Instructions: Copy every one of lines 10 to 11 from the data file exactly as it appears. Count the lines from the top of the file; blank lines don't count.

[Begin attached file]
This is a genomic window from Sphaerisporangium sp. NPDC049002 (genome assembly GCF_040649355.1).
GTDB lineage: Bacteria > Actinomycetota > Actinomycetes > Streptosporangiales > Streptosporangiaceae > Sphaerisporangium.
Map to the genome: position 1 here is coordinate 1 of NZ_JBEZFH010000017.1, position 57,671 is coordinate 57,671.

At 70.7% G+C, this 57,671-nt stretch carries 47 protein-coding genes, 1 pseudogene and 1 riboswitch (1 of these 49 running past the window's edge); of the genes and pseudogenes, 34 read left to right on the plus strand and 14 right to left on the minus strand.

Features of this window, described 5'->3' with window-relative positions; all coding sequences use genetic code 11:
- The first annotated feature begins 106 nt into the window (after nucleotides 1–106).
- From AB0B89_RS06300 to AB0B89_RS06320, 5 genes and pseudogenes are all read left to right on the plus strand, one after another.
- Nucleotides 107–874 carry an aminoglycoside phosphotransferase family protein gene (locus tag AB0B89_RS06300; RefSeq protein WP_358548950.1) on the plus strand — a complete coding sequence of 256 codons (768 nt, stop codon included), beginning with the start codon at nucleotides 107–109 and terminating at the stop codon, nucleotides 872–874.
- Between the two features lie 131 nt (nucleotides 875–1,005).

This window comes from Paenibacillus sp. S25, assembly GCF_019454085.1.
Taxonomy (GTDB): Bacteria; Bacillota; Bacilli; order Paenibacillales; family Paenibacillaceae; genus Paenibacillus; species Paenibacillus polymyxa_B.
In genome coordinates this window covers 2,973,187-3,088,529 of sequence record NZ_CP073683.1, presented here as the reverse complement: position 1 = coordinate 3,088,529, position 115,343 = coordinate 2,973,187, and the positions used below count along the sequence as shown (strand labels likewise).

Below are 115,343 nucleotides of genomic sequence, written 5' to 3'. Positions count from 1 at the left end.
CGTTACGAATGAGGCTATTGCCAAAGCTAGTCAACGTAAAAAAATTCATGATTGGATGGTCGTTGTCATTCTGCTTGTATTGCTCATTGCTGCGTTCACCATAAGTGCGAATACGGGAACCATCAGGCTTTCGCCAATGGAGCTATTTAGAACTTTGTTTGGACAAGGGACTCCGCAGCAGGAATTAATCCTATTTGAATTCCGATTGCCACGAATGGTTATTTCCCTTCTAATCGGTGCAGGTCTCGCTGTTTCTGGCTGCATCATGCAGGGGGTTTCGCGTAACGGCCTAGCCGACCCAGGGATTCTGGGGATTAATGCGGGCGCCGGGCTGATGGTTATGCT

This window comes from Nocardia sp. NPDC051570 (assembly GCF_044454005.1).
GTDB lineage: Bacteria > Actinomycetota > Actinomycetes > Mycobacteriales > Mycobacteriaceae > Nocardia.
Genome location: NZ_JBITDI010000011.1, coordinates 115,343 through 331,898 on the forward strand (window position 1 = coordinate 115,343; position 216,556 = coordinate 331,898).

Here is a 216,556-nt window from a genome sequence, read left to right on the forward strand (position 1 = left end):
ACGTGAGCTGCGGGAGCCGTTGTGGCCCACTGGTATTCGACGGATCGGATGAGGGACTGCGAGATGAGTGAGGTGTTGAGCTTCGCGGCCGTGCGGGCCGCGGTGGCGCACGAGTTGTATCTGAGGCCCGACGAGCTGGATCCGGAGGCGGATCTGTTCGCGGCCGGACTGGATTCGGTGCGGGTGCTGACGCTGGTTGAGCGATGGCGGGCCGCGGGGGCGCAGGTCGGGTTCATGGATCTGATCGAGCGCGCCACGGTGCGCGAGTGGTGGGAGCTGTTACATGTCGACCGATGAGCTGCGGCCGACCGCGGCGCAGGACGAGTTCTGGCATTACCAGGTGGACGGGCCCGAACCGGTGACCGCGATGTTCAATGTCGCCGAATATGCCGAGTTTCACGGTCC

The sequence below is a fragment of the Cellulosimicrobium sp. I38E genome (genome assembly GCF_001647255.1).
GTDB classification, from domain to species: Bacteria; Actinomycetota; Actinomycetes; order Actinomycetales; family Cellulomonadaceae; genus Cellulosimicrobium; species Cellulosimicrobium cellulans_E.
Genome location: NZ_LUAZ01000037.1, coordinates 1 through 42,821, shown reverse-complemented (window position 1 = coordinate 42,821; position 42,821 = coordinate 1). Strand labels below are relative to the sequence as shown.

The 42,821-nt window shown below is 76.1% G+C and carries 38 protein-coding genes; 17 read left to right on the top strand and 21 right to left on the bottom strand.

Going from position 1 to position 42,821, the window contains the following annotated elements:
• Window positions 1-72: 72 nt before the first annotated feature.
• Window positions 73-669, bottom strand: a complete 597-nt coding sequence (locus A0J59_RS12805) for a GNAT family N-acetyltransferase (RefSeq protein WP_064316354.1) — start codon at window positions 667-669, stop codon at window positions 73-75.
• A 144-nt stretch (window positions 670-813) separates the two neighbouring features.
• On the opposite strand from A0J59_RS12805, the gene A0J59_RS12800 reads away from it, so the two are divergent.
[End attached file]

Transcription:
This window comes from Paenibacillus sp. S25, assembly GCF_019454085.1.
Taxonomy (GTDB): Bacteria; Bacillota; Bacilli; order Paenibacillales; family Paenibacillaceae; genus Paenibacillus; species Paenibacillus polymyxa_B.